Amazing Women in STEM Research Printable

Use this free 2-page "Amazing Women in STEM Research" printable to get your students or kids at home started on a research or biography project featuring a notable women in a STEM field. The list of women and related children's books below will have you well on your way.

Women in STEM 

In addition to Temple Grandin and Patricia Bath, the following is a list of female scientists, mathematicians, computer coders, and engineers. No doubt you'll know some of these names, but others will most likely be new. They are all fascinating people! Accompanying each woman is a list of children's books about them. 

Women in STEM Research Project

Mary Anning (1799-1847)

An English fossil hunter and paleontologist, discovered a fantastic source of sea fossils from the Jurassic period.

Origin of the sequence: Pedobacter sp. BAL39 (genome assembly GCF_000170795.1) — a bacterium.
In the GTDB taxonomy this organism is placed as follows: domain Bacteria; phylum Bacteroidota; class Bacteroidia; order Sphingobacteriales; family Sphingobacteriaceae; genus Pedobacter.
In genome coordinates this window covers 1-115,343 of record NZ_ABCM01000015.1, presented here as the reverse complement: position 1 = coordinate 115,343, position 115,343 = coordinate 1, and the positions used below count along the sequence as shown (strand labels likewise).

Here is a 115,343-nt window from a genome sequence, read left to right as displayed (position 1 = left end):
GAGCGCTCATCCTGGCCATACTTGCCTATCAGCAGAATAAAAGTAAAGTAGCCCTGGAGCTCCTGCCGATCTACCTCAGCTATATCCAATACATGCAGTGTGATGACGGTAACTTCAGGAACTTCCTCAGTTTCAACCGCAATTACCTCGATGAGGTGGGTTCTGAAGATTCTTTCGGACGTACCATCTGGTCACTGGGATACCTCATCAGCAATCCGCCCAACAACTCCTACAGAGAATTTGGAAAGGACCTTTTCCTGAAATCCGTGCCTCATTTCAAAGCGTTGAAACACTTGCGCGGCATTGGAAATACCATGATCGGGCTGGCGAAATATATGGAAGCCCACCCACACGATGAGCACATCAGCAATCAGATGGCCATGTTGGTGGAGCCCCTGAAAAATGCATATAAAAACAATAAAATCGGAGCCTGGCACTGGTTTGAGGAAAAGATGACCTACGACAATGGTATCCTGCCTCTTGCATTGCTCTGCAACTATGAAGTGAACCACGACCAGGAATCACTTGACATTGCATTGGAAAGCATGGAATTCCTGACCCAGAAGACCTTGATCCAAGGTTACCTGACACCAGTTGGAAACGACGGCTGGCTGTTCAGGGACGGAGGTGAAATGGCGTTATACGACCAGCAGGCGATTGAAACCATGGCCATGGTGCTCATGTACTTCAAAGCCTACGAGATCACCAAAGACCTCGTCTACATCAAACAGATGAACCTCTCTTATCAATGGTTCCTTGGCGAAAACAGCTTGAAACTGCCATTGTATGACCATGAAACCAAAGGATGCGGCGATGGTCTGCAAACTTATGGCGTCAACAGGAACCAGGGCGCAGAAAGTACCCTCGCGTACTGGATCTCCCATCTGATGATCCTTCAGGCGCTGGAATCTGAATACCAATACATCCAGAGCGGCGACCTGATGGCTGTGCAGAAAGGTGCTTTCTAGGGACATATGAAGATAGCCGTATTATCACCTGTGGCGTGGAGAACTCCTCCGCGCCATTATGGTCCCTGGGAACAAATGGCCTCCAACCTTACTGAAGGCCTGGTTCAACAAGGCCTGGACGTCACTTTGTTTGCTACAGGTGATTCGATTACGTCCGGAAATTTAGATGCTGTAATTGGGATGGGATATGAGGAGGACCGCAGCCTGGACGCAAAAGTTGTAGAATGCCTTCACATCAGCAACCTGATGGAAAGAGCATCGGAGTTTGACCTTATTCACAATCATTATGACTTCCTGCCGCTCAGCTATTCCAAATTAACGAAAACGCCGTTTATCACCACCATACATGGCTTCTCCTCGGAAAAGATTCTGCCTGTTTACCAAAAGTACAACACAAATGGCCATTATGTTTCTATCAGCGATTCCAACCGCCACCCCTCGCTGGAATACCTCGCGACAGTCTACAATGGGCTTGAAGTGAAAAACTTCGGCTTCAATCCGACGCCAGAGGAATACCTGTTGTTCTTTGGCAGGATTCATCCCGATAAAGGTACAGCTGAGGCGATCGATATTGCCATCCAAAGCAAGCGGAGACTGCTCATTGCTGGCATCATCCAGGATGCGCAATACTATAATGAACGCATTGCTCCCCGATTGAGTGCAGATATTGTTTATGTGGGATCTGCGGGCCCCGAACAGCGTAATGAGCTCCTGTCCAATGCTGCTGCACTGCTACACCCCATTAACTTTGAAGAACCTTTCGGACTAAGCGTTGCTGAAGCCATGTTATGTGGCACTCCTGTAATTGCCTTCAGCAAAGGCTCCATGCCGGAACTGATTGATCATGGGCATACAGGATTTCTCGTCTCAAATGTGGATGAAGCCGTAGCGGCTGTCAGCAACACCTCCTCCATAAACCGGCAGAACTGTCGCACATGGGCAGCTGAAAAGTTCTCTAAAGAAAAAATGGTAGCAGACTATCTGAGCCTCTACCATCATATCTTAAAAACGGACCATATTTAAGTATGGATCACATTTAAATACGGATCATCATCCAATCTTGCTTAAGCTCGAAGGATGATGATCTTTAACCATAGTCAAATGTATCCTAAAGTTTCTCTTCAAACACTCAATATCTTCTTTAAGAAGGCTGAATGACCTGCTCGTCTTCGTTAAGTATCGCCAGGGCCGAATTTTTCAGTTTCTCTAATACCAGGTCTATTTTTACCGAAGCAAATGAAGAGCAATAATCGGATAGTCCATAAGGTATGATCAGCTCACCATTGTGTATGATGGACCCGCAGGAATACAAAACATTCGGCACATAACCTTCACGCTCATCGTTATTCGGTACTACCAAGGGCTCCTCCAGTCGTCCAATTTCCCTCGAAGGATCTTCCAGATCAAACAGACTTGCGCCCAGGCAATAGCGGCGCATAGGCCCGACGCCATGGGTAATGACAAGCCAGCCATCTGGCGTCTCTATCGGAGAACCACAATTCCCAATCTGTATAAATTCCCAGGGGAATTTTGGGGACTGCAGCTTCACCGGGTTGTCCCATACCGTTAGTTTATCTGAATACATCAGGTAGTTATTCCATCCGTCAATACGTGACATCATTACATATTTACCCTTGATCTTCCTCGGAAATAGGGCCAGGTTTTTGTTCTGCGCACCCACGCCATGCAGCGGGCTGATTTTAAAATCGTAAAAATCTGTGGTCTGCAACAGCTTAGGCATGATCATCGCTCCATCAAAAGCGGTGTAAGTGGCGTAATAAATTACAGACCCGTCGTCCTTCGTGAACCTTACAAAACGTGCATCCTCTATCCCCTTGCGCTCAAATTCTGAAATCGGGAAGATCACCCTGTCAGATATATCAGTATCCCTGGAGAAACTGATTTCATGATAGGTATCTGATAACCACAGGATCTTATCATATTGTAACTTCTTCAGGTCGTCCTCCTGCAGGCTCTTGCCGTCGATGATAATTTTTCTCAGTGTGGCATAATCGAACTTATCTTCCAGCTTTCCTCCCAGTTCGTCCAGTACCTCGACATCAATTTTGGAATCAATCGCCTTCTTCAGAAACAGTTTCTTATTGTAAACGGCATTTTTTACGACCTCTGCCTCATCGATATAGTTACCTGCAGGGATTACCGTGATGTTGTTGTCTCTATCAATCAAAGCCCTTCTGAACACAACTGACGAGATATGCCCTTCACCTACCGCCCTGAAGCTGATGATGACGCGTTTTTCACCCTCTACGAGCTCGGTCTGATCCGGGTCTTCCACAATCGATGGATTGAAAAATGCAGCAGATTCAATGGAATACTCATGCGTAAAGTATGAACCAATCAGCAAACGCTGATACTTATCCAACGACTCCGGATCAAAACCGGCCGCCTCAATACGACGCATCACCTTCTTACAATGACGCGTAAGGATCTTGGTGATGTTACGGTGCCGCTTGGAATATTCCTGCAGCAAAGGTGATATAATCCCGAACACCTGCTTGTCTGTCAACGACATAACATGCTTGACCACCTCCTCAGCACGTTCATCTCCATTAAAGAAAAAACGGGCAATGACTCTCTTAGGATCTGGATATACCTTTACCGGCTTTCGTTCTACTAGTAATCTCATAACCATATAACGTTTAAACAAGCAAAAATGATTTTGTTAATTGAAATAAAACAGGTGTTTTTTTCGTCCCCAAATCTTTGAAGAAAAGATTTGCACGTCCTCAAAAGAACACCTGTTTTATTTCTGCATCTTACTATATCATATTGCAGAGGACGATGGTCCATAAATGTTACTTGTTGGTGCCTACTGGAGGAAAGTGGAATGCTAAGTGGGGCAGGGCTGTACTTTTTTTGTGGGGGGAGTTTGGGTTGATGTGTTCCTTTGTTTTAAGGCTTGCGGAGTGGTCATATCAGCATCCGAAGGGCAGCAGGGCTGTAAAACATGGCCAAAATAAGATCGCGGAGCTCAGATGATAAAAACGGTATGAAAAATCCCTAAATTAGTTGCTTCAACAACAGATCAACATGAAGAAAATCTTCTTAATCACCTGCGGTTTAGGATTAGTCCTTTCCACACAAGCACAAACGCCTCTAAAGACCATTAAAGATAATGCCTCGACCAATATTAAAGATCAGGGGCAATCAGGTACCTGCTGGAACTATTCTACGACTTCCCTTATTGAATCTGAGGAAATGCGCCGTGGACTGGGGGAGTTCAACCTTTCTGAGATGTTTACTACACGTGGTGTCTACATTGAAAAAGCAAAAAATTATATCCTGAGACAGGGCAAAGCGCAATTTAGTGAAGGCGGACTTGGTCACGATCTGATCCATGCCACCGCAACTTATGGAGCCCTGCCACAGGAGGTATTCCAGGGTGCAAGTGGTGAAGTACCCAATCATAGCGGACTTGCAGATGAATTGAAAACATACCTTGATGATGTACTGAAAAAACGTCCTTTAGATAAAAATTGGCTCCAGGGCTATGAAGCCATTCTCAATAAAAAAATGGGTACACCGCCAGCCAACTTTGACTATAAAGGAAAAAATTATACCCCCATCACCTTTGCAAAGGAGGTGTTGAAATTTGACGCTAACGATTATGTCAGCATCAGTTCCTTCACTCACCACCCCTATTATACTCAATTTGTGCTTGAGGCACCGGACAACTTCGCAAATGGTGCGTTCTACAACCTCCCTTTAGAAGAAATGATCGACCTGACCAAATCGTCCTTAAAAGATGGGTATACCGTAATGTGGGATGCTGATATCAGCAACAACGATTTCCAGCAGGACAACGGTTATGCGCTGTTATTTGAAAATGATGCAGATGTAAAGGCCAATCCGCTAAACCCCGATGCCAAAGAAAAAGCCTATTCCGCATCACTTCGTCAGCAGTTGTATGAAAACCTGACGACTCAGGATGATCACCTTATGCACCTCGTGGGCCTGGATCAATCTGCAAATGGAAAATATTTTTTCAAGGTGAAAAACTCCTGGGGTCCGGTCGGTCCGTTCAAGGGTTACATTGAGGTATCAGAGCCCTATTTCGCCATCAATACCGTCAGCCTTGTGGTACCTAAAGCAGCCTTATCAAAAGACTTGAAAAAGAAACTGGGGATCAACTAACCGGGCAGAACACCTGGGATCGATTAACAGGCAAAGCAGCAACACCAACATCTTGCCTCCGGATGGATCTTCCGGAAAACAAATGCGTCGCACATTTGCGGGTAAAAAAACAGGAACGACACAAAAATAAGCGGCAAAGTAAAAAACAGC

Learn more:

Elizabeth Blackwell (1821-1910)

The first woman to receive a medical degree in the United States, and an advocate for future female doctors.

Learn more:

Annie Jump Cannon (1863-1941)

An American astronomer whose work cataloguing the stars led to the system of modern stellar classification.

Learn more:

Rachel Carson (1907-1964)

Marine biologist, conservationist and writer, her influential book Silent Spring waned of the use of chemicals like DDT on the environment.

Learn more:

Eugenie Clark (1922-2015)

American ichthyologist known as "The Shark Lady", increased our knowledge of sharks and other fish, as well as worked to improve shark's negative reputation.

Learn more:

Anna Botsford Comstock (1854-1930)